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Netscape Founder to Launch New Browser

Gordon Kelly by

Netscape Founder to Launch New Browser

This town just ain't big enough for the both of us. That pretty much sums up the decline of Netscape to Internet Explorer in the 90s, but the browser market is a very different place these days and its founder is ready to try again...

Marc Andreesen is behind start-up 'RockMelt' and he claims it will do away with much of the supposed deadwood in current browser make-ups. He criticises the incremental update nature of browsers and claims they have not kept up with the ever more complex evolution of the Internet.

"There are all kinds of things that you would do differently if you are building a browser from scratch," Andreessen told the New York Times.

That said, is seems RockMelt is very reluctant to discuss its answer as yet. "We are at very early stages of development," said RockMelt co-founder Eric Vishria. "Talking about it at this stage is not useful."

Neither it seems is putting a timeframe on RockMelt's development, so at this stage we know little other than what the logo will be. Still, Netscape once had a 90 per cent share of the browser market so call us romantic idealists but we'd rather like to see a glorious comeback...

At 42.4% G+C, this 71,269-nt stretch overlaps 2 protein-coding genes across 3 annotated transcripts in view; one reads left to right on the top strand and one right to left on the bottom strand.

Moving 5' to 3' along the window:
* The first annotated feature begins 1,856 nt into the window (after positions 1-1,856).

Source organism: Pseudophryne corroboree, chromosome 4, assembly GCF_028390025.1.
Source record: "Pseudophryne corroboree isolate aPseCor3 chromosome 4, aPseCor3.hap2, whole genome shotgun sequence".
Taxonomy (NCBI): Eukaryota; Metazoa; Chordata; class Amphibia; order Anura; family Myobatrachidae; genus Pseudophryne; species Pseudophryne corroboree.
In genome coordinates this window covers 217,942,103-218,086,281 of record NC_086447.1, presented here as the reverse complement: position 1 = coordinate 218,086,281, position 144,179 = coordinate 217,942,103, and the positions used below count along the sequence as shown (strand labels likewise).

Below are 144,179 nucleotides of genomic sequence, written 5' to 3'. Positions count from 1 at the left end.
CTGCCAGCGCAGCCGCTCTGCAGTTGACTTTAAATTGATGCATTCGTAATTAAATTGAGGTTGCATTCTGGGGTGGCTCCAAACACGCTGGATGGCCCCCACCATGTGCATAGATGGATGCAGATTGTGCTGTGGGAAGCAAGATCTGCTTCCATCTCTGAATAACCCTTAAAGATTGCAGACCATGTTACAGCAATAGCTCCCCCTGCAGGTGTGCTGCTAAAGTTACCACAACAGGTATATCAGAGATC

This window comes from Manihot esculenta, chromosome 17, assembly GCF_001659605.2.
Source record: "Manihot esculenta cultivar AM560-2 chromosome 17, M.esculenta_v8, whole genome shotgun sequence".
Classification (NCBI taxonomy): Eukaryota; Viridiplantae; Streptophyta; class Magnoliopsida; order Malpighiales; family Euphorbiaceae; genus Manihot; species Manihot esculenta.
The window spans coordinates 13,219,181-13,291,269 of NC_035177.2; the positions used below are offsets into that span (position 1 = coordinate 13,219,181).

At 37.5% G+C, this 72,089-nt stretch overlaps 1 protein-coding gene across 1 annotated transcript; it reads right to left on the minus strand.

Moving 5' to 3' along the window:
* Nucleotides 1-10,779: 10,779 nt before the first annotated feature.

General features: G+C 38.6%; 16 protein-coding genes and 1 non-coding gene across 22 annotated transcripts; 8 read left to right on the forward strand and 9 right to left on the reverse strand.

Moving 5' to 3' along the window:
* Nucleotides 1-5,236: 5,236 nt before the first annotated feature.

via NYT

Go to comments


August 18, 2009, 7:11 pm

That's really NOT what we all need; yet another browser.

Another HTML, javascript and CSS engine; another HTTP stack; another XML parser etc etc.


August 18, 2009, 7:47 pm

RockMelt. Seriously?


August 18, 2009, 8:03 pm

Don't worry, DjDarkNight. No-one will pay it any attention anyway.


August 18, 2009, 8:33 pm

@DjDarkNight - I think you're missing the point here. The claim is RockMelt will look to do something different to the usual cores, after all that is what the founders are actively criticising about current browsers.

If it is just another browser it will collapse quickly and no-one will even notice, but to dismiss it before launch seems a little harsh.


August 18, 2009, 9:08 pm

we need an earth-sharttering new web experience... bring it on.

At the same time, I would be happier if everyone could upgrade their browser to the lastest version so less compatibility issues to say...


August 18, 2009, 9:24 pm